Mary DeCoste

Is That All There Is?

Wineglasses—empty, crusty, blushed with rust,
watch dully as I, empty, acquiesce
to our undressing as we don’t caress,
to unambitious kisses, listless lust.

A careless wrestler crashing to the mat,
you take me in a tumble on the floor—
you satisfy your mandate, nothing more,
as passionate as any bureaucrat.

It’s not like I expected very much from this affair,
our tryst, our little thing.
I really want so little from a fling—
a sexy slumber party, maybe brunch…

I hope that by tomorrow I can laugh at it—
to want so little and not to get the half of it.

Mistaken Identity

“Welcome, Mr., Mrs.! Take your key—
and with our compliments, I’m pleased to say
your room has been upgraded to a suite
for honey-mooners. Please, enjoy your stay!”

In the lobby bar, you take my hand.
We sip and smile and toast our holiday.
And when we reach our room, we find it grand
(and still we jump in bed without delay).

But any bar can serve me a martini.
The lobby store sells robes that bear
the name of the hotel.
There really isn’t any reason, save for one, I want to stay:

For here in this hotel I am your Mrs.,
but after we check out…someone else is.


Mary DeCoste is an associate professor of Italian Studies at the University of Guelph in Guelph, Ontario. She has published a book on Boiardo and Ariosto (Hopeless Love, University of Toronto Press, 2009), and articles and book chapters on Dante, Boccaccio, and other topics in Italian studies. Her poems "The Bathroom Door" and "The Stingy Carver" appeared in the Fall 2014 and Summer 2016 issues, respectively, of The Lyric. In 2016, she was a General Contributor in Poetry at The Bread Loaf Writers' Conference.


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Mary DeCoste
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The most recent addition to The Mezzo Cammin Women Poets Timeline is Aemilia Lanyer by Maryann Corbett.

Eileen Kinch is the recipient of the 2020 Mezzo Cammin Scholarship to the Poetry by the Sea conference.

After my mother died in December, 2014, I and my sister-in-law cleaned out the family home, one day a week for seven months. On the last visit, we found my childhood art. As my folks were packrats, I was not surprised. I didn’t remember that I had made maps from ages 9-11 as subjects for social studies classes, but I recalled loving geography and history. (Coincidentally, for the last 25 years, most of my art has involved cartography.) These map drawings were in organized folders with other assignments inside a rusty filing cabinet lying on its side under the eaves of the dark, unlit attic.

Some months after gathering them up, I gingerly brought them out to study. There was much I recognized about myself: a compulsive attention to detail; fascination with strange, inexplicable images; and experiments with different kinds of representation. Back then, I appropriated meticulously from books, as I still do today from the Internet. This led to a visual dialogue between my childhood and adulthood.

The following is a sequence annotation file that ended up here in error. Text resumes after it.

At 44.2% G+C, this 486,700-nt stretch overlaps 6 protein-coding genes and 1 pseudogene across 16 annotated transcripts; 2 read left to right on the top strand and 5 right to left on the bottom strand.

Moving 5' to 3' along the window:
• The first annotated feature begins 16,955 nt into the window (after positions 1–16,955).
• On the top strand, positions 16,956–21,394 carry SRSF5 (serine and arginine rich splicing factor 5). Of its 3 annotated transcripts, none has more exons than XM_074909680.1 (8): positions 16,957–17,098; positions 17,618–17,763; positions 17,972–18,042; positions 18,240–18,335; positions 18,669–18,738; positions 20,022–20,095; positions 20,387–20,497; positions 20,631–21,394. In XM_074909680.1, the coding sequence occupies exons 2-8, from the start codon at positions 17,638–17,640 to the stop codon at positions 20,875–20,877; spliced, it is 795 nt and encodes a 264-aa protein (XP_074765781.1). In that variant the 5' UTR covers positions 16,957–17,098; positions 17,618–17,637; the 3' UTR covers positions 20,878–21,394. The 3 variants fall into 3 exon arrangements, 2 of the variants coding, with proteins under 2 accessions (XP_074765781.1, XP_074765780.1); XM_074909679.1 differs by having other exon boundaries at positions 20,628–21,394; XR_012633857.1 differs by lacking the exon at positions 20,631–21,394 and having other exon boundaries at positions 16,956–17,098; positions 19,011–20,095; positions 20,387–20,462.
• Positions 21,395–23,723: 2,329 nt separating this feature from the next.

I began to incorporate these schoolroom exercises into paintings. At first, the correspondences were obvious – both the new, painted ground maps and the old, collaged drawings represented New York and New Jersey, for instance. But then, I moved further afield, as my childhood charts covered the globe. I chose antique maps that are geographically incorrect to contemporary eyes for my backgrounds, as I had done on a much smaller scale in a 1998-1999 series of frescoes, Knowledge. Their “wrongness” gave them a childish quality that complemented my elementary school hand.

From our different stages of life, the young girl and the adult woman began to shift back and forth within the pictorial space. I’d also retrieved my childhood doll collection, and some of those toys found their way into the work, parading along shallow stage-like platforms.

I then began to appropriate my other (non-map) childhood drawings, originally book reports or science assignments. Sometimes I arranged them in a row across the top or bottom of the painting, like the predellas in Renaissance art, stories within stories.

I copied tiny animals and sea creatures from my girlhood studies onto the dominant maps; they are visible to the viewer if he/she moves up close. Later, I started to copy entire childhood drawings - which were by then attached to the paintings - directly onto smaller canvases, creating enclosed, subsidiary works excerpted and reinterpreted from the first series. Paint did not capture the nubby, grainy look of the sources, so I bought children’s art supplies – crayons, chalk, cray-pas - and invented for myself a hybrid art-making process.

The worldview of my naïve public school pictures is that of early 1950s America – cowboys at their bonfires in the wide-open west; factories and smokestacks in small town settings; Eskimo girls and Alpine girls and Brazilian girls in their native costumes. The mindset is further away from me today than the places were then. These false scenarios have unraveled for many in my generation, although not everywhere nor for all Americans. And that’s why my conventional grammar school innocence felt weirdly relevant - within our polarized society, where so many people hold onto fantasies about recovering an imaginary past.

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